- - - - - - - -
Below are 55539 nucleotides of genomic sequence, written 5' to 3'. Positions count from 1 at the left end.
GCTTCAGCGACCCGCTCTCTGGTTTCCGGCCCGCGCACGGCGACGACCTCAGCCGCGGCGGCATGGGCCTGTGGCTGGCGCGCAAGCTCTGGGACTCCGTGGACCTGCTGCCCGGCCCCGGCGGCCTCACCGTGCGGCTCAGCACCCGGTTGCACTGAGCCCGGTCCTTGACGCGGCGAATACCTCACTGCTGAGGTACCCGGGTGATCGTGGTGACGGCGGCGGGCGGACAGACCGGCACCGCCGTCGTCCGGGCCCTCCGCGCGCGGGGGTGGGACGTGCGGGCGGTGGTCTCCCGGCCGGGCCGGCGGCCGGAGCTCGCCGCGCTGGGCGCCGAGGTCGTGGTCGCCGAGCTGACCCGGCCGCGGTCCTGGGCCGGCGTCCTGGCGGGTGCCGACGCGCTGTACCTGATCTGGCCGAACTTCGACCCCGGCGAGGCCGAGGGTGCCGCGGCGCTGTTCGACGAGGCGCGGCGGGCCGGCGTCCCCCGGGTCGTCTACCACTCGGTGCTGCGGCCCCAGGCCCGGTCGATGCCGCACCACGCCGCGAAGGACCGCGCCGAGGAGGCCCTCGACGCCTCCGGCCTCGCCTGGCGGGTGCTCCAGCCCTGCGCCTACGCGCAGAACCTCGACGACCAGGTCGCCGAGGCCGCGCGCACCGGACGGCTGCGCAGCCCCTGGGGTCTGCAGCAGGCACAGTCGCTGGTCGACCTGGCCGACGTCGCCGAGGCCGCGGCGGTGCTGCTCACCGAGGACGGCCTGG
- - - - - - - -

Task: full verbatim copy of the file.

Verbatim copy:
Below are 55539 nucleotides of genomic sequence, written 5' to 3'. Positions count from 1 at the left end.
GCTTCAGCGACCCGCTCTCTGGTTTCCGGCCCGCGCACGGCGACGACCTCAGCCGCGGCGGCATGGGCCTGTGGCTGGCGCGCAAGCTCTGGGACTCCGTGGACCTGCTGCCCGGCCCCGGCGGCCTCACCGTGCGGCTCAGCACCCGGTTGCACTGAGCCCGGTCCTTGACGCGGCGAATACCTCACTGCTGAGGTACCCGGGTGATCGTGGTGACGGCGGCGGGCGGACAGACCGGCACCGCCGTCGTCCGGGCCCTCCGCGCGCGGGGGTGGGACGTGCGGGCGGTGGTCTCCCGGCCGGGCCGGCGGCCGGAGCTCGCCGCGCTGGGCGCCGAGGTCGTGGTCGCCGAGCTGACCCGGCCGCGGTCCTGGGCCGGCGTCCTGGCGGGTGCCGACGCGCTGTACCTGATCTGGCCGAACTTCGACCCCGGCGAGGCCGAGGGTGCCGCGGCGCTGTTCGACGAGGCGCGGCGGGCCGGCGTCCCCCGGGTCGTCTACCACTCGGTGCTGCGGCCCCAGGCCCGGTCGATGCCGCACCACGCCGCGAAGGACCGCGCCGAGGAGGCCCTCGACGCCTCCGGCCTCGCCTGGCGGGTGCTCCAGCCCTGCGCCTACGCGCAGAACCTCGACGACCAGGTCGCCGAGGCCGCGCGCACCGGACGGCTGCGCAGCCCCTGGGGTCTGCAGCAGGCACAGTCGCTGGTCGACCTGGCCGACGTCGCCGAGGCCGCGGCGGTGCTGCTCACCGAGGACGGCCTGG